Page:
People for the Ethical Treatment of Animals is back to its bizarre ways (if I didn’t know better, I’d swear
this group had been taken over by hunters looking to discredit the animal
rights movement). In mid-September PETA showed up to protest at the American
Meat Institute convention and held a “human barbecue.” It barbecued
tofu in the shape of a “cattleman.”
“People eat other animals,
why not humans?” asked PETA President Ingrid Newkirk in a press release.
“The notion of eating any animals should be as preposterous as cannibalism.
So eating a hamburger is the same as roasting up Uncle Bob.”
If that wasn’t enough, PETA attacked
ads featuring the National Football League’s John Randle, who plays defensive
tackle for the Minnesota Vikings. The commercial, paid for by Nike, shows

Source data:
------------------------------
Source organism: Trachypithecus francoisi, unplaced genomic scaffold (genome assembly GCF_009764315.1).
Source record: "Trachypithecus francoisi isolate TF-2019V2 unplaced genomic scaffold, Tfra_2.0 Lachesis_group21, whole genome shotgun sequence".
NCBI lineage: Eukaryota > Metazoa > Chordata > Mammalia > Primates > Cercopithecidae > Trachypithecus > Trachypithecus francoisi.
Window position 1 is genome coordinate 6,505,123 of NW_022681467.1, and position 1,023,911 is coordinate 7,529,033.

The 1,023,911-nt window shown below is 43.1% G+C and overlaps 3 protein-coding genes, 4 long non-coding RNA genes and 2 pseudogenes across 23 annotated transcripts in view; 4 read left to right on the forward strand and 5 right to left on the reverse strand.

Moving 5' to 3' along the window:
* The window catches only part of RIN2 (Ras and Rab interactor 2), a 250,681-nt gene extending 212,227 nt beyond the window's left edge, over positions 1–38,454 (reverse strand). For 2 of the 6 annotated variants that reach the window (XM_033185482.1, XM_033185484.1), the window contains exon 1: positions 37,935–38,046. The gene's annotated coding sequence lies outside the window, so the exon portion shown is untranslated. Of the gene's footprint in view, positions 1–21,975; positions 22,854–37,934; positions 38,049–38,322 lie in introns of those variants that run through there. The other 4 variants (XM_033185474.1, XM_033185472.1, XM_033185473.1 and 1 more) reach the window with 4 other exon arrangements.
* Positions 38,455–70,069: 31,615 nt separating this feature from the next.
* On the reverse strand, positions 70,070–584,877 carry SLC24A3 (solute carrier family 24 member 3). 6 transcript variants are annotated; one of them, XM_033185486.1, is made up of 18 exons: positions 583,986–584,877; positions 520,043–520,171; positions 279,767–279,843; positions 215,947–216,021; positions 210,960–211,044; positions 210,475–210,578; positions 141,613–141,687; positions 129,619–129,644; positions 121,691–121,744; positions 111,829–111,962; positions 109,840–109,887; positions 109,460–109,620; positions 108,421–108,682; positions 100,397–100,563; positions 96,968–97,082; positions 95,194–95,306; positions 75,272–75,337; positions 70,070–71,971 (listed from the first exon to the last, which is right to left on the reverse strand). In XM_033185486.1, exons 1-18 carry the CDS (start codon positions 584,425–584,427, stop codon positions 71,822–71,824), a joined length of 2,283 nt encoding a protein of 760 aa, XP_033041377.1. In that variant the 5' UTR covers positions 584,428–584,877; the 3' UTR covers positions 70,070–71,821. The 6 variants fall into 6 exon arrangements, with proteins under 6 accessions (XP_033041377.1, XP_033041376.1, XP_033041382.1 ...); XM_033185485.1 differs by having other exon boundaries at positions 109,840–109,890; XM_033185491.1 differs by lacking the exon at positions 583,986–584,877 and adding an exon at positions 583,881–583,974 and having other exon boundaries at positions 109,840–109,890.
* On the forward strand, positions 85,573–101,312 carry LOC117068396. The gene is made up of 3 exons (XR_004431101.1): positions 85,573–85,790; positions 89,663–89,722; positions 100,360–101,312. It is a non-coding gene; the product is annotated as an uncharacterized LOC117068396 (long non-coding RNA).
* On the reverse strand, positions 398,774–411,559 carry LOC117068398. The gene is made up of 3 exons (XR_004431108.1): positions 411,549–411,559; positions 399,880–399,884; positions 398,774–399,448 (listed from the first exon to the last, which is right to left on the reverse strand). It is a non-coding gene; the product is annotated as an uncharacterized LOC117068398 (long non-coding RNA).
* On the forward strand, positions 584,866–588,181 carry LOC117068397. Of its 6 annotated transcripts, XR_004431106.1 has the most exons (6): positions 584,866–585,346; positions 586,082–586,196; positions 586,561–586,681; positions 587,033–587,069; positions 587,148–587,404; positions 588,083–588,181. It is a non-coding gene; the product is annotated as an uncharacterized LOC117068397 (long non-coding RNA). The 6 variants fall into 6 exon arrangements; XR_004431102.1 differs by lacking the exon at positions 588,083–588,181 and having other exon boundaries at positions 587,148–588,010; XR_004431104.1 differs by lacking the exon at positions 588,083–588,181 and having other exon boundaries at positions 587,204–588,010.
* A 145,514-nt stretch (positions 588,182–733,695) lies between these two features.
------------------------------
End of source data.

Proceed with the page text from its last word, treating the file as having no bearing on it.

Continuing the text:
Randle making a small football jersey emblazoned with a No. 4 similar to
the one that Green Bay Packer quarterback Brett Favre wears. Randle then
practices chasing the chicken around the field (Favre is known for his
ability to take off running if he can’t find a receiver to throw
to). The chicken keeps getting away from Randle until the finale where
the audience sees Randle standing over a grill where he is preparing chicken.
PETA, of course, is horrified that
the ad is running and wants it pulled immediately. In fact, PETA claims
that “the commercial mimics what psychologists now see as a sign
of criminal mentality, in that pleasure is apparently derived from trauma
inflicted on a vulnerable animal.” According to Newkirk, “Young
people who see Randle as a role model may learn to associate the terror
of defenseless chickens as a form of amusement.”
So eating hamburger is cannibalism
and chasing a chicken is a sure sign that one is a sociopathic criminal.
I know a lot of anti-animal rights
people despise PETA, but in my opinion they are our best ally. No single
person or group does more to discredit animal rights and show just how
bizarre the animal rights agenda is than PETA.
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